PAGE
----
A month and a half ago, when their 2016 campaign ended, the Cardinals didn't expect to make a big bullpen move this offseason. They certainly didn't plan to be players in the market for closers like Aroldis Chapman, Kenley Jansen or Mark Melancon.But there was general manager John Mozeliak at
A month and a half ago, when their 2016 campaign ended, the Cardinals didn't expect to make a big bullpen move this offseason. They certainly didn't plan to be players in the market for closers like Aroldis Chapman, Kenley Jansen or Mark Melancon.
But there was general manager John Mozeliak at Busch Stadium on Monday afternoon, presenting a four-year contract -- and a No. 21 Cardinals jersey -- to a reliever. The Cards officially announced the signing of left-hander Brett Cecil, turning the loss of lefty Zach Duke into an opportunity to add an experienced, versatile arm.
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"If we were going to make a splash in the bullpen," Mozeliak said, "he was the one we identified."
The Cardinals did not disclose the financial terms of Cecil's deal, but he will reportedly receive $30.5 million with a full no-trade clause over the next four years. The Cards designated catcher Brayan Peña for assignment to make room on the 40-man roster for Cecil.
The lefty reliever was immediately intrigued by the Redbirds' interest and signed quickly. He spoke highly of the Cardinals' history and St. Louis' reputation as a baseball town.
"When all the teams were being mentioned and St. Louis came along, it was very exciting for me and my family to hear that they were interested," Cecil said. "I think we knew in our hearts this was the right fit for us."
Cecil, 30, was the perfect fit for the Cardinals following the news that Duke would undergo Tommy John surgery and miss the 2017 season. Their left-handed depth was further decimated by Tyler Lyons' knee injury and the Indians claiming Tim Cooney off waivers. So the Cards moved aggressively, knowing the market would expand for setup relievers such as Cecil as soon as the premier closers began to sign.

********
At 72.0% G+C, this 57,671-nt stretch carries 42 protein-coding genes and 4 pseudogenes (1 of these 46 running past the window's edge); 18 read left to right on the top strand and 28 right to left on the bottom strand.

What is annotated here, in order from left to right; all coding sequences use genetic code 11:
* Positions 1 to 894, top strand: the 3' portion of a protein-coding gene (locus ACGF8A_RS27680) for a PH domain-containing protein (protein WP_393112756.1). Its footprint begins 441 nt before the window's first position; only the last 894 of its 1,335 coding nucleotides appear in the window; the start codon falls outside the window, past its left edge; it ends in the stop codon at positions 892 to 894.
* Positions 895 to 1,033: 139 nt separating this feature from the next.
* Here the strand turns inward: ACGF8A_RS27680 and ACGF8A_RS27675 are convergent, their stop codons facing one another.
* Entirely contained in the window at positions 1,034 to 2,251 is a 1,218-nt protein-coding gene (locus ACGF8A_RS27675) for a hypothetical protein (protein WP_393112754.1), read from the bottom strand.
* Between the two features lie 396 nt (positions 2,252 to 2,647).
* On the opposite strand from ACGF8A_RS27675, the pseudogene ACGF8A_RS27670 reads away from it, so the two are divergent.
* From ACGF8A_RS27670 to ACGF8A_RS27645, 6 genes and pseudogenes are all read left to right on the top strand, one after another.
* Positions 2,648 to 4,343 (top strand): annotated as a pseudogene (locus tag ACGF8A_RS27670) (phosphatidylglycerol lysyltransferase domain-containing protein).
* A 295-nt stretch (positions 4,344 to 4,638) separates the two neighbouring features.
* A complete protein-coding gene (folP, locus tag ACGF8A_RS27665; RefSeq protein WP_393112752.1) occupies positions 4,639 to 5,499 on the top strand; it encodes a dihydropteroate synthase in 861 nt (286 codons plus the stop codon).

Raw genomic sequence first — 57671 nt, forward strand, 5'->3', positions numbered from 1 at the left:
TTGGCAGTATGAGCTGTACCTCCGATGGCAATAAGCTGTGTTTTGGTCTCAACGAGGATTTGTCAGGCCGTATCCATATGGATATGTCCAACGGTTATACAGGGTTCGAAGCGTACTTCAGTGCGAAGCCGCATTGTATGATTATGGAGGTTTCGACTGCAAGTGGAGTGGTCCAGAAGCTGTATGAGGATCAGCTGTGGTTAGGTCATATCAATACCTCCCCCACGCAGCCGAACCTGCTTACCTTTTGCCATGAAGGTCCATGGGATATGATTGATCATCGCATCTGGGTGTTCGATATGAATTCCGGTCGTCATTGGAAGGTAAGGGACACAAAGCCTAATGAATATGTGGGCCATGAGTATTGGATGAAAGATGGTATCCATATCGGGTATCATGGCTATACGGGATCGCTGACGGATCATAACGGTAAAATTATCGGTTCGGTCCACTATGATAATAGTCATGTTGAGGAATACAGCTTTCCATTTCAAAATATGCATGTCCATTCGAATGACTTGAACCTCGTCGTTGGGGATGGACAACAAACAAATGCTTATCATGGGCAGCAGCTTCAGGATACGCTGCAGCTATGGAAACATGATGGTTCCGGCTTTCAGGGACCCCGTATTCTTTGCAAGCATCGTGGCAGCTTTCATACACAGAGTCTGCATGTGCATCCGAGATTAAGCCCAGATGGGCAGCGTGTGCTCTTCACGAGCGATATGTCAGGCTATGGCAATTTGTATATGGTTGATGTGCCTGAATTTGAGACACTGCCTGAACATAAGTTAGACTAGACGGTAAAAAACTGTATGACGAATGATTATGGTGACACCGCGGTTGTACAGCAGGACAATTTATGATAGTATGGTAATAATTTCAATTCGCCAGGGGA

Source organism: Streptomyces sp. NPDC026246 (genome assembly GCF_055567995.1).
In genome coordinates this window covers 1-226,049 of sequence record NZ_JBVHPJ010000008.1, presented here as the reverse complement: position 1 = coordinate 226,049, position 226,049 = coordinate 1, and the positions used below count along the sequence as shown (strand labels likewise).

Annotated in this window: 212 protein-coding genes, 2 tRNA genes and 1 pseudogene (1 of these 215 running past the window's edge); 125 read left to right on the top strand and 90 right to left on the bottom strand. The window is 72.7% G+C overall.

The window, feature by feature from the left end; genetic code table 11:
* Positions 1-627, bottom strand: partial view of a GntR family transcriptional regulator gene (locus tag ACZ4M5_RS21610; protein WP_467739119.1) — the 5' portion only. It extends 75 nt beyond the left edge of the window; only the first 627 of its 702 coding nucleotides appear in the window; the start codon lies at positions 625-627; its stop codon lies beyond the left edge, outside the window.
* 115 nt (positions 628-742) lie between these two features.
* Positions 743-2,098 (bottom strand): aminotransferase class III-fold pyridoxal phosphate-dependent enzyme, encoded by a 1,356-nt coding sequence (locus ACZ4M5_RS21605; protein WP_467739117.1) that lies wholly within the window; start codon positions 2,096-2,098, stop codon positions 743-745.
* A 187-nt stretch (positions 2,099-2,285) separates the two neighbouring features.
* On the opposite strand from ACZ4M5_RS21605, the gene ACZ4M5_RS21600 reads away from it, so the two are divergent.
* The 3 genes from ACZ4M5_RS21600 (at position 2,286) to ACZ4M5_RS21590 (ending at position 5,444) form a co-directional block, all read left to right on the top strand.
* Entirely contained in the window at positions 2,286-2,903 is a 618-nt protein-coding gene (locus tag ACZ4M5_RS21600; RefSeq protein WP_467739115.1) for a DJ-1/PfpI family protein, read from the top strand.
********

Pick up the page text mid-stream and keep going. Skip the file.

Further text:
"We really felt like he would be the key person to help us in securing a very strong bullpen moving forward," Mozeliak said. "Sometimes with injuries, opportunities present themselves. That's exactly what we felt like with Brett. You look at what Mr. Cecil's been able to accomplish over the years and how he fits with us, it really works out well."
Cecil will join the back end of the Cards' bullpen along with Kevin Siegrist and closer Seunghwan Oh, Mozeliak said, giving manager Mike Matheny a "more interchangeable" relief corps. Cecil seemed on board for such a role, describing his flexibility as "limitless." He demonstrated that throughout his eight years with the Blue Jays, pitching everywhere from the rotation to the ninth inning.
The 6-foot-3, 235-pound lefty owns a 2.90 ERA in 205 innings over 243 appearances since becoming a full-time reliever in 2013. A free agent for the first time, Cecil was pleased with how rapidly things came together with the Cardinals.
"I didn't know when it was going to happen, how it was going to happen," Cecil said. "I do like to get these things over and done with as quickly as possible. That way I can get my focus to offseason preparation."
Now, after revealing what Mozeliak called "the worst-kept secret we've had in a while," the Cardinals can turn their attention toward their other offseason needs, specifically in the outfield. Having secured his top target, Mozeliak shot down the idea of the Cards making another surprise splash in the bullpen.
"I would think we're done," he said.
Adam Berry has covered baseball for MLB.com since 2011. Follow him on Twitter.